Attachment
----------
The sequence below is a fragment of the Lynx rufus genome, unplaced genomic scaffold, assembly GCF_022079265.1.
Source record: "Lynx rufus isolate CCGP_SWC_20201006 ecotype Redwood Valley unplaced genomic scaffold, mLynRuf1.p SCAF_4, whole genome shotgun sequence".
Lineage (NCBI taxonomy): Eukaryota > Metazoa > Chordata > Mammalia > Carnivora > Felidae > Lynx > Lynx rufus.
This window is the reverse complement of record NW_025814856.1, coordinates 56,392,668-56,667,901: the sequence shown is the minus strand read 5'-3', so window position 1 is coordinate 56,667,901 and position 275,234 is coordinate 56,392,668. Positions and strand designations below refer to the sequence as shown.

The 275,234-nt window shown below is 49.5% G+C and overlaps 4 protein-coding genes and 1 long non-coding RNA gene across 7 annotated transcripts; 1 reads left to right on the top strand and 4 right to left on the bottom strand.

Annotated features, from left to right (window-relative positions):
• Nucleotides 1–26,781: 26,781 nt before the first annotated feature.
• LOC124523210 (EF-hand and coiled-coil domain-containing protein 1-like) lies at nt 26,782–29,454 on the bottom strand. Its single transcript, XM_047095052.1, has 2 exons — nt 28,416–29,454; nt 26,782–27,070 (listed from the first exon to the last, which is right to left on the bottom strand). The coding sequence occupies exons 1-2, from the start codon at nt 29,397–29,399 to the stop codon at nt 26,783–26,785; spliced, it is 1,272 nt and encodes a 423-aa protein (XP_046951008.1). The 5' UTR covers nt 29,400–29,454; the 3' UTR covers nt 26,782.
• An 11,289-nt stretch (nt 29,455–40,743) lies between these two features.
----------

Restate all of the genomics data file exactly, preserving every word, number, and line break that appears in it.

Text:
The sequence below is a fragment of the Lynx rufus genome, unplaced genomic scaffold, assembly GCF_022079265.1.
Source record: "Lynx rufus isolate CCGP_SWC_20201006 ecotype Redwood Valley unplaced genomic scaffold, mLynRuf1.p SCAF_4, whole genome shotgun sequence".
Lineage (NCBI taxonomy): Eukaryota > Metazoa > Chordata > Mammalia > Carnivora > Felidae > Lynx > Lynx rufus.
This window is the reverse complement of record NW_025814856.1, coordinates 56,392,668-56,667,901: the sequence shown is the minus strand read 5'-3', so window position 1 is coordinate 56,667,901 and position 275,234 is coordinate 56,392,668. Positions and strand designations below refer to the sequence as shown.

The 275,234-nt window shown below is 49.5% G+C and overlaps 4 protein-coding genes and 1 long non-coding RNA gene across 7 annotated transcripts; 1 reads left to right on the top strand and 4 right to left on the bottom strand.

Annotated features, from left to right (window-relative positions):
• Nucleotides 1–26,781: 26,781 nt before the first annotated feature.
• LOC124523210 (EF-hand and coiled-coil domain-containing protein 1-like) lies at nt 26,782–29,454 on the bottom strand. Its single transcript, XM_047095052.1, has 2 exons — nt 28,416–29,454; nt 26,782–27,070 (listed from the first exon to the last, which is right to left on the bottom strand). The coding sequence occupies exons 1-2, from the start codon at nt 29,397–29,399 to the stop codon at nt 26,783–26,785; spliced, it is 1,272 nt and encodes a 423-aa protein (XP_046951008.1). The 5' UTR covers nt 29,400–29,454; the 3' UTR covers nt 26,782.
• An 11,289-nt stretch (nt 29,455–40,743) lies between these two features.